Ultrasound, computer science and operator's skills
Ultrasound diagnosis is a highly interactive procedure. The more algorithms
you use, the more things you can detect. Quality depends on operator's skills,
the hardware and software we use and on the time dedicated to the examination.
There is no special process or protocol when "something is difficult to see." A
few years ago you must know ultrasound basis and physics and use the best
algorithm you think is useful. Now, your would be better off with a good
knowledge of computer science.
Tool's utility depends on operators' skills but the operator must know which
tools to use. And computers (software and hardware) are new useful tools helping
us with our work. Ultrasound diagnosis translates echoes to electric pulses
(transducer) and electric pulses to digital representations (Digital Scan
Converter) or video images (video adaptor), or directly it produces digital
images. What we detect depends on the translation itself and on the operator as
well. Translation is rather arbitrary and diagnosis is somehow relative. The
more knowledge, tools, algorithms and time you dedicate, the better. That is why
ultrasonography potentiality is so wide. We must include a good knowledge of
computer science to get a good diagnosis and there must be a balance among these
Computer science and technology in general let us face a huge amount of
information that we have no means to keep a proper knowledge about many
fields. So we need a team to get the best diagnosis. Physicians are no more
the "Kings" or "Wise people" whose opinions were no subject of doubt.
Now we need the help of other specialists to get the best diagnosis and best
treatment we can. We need consult bacteriologists, pathologists, radiologists,
sonologists, etc. All do "medical diagnosis" in their own way, which can be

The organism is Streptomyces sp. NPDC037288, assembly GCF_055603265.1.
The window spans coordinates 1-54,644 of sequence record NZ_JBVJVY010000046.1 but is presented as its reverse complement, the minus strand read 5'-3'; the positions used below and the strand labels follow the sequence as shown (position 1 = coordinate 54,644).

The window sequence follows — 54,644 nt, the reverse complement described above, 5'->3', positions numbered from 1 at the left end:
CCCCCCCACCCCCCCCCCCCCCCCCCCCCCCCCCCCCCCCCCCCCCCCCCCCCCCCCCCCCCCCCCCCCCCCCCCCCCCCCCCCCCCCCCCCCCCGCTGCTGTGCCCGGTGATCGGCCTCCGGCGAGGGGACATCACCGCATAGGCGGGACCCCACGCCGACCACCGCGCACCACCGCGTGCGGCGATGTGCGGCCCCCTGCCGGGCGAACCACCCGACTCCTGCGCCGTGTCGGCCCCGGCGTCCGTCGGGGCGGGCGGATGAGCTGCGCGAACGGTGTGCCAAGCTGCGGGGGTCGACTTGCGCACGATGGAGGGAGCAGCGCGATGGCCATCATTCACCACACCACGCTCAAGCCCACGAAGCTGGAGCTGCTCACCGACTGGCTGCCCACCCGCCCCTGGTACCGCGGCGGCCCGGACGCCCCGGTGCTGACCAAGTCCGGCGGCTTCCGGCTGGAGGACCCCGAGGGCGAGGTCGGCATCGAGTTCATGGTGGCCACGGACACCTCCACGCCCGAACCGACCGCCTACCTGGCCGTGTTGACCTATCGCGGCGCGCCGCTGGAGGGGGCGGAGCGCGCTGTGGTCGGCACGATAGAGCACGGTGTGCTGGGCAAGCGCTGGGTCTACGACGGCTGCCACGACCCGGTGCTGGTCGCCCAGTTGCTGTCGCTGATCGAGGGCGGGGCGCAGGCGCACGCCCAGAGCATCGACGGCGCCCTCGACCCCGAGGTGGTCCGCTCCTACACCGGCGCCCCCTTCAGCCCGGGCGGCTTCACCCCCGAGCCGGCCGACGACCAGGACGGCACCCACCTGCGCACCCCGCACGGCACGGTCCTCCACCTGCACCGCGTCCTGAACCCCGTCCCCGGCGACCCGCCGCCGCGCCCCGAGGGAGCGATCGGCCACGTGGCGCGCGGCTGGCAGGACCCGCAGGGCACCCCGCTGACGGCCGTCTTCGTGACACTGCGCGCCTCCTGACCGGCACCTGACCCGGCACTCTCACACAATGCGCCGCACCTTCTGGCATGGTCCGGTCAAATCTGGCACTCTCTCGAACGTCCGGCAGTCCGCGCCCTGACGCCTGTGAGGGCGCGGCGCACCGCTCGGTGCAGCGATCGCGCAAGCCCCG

accepted or rejected when collecting information to state a treatment.
Diagnostic ultrasound maybe plays the most important role when talking about
We have no "ultimate diagnosis." We have just probabilities because diagnosis
differs as we have proved through this discussion. Economical reasons (HMO's,
insurance companies, legal limitations, etc.) have changed the friendly way
physicians took care of our patients (I have always confronted it).
Ultrasound easily replaces our old stethoscope the same way computers replace
our old and friendly books. Computers also replace our old clinical histories
and our medical images spoiled by dust and time to be safely and digitally
stored in a way that can be exchanged through the internet, have unlimited
copies, etc. No need for the physicians to be physically near their patients.
Telemedicine, including telesonography widen our services to any places, no
matter how far they are (ask NASA). Ultrasound diagnosis has been used since
1942 when Dr. Karl Dussik tried to detect a brain tumor and we have found no
side effects yet. It does not hurt and it practically lets us see inside the
patient's body. And consider how far we have gone since then.
A good clinician could do a good work with no diagnosis aids, but chances are
they get in trouble. Ultrasound has limitations but also has tremendous
advantages that can be used to help people. We cannot replace the medical act we
were used to with electronically transmitted information. But we can take
advantage of technology, especially of computer science and try to do our best.
We can do good Ultrasound diagnosis out of
electronically transmitted information
and better yet, we can improve our diagnosis with the help of computers. We can
improve images, we can acquire new information, etc.
Paramedics are not physicians but they save many lives by electronically
transmitted information about their patients, so the specialists diagnose and
recommend a treatment to save the patient's life without even being in touch
Solutions depend not only on problems but on circumstances as well. We can do
our best when facing a problem in a given environment but this does not
disregard better solutions in easier situations. Ultrasound is probably the most
efficient diagnostic tool we have now and deserves our respect and effort.
Ultrasound potentiality is unlimited.
Technology cannot replace the old, friendly, useful and reliable medical
act. However, day by day it is much more difficult to gain access to that kind
of medical act. Each time, fewer physicians are willing to do it because the way
the system behaves. While we can demand physicians behave the old and friendly
way, few of us would be willing to pay its monetary cost. We cannot replace
human care with technology, but we do can improve our lives with technology.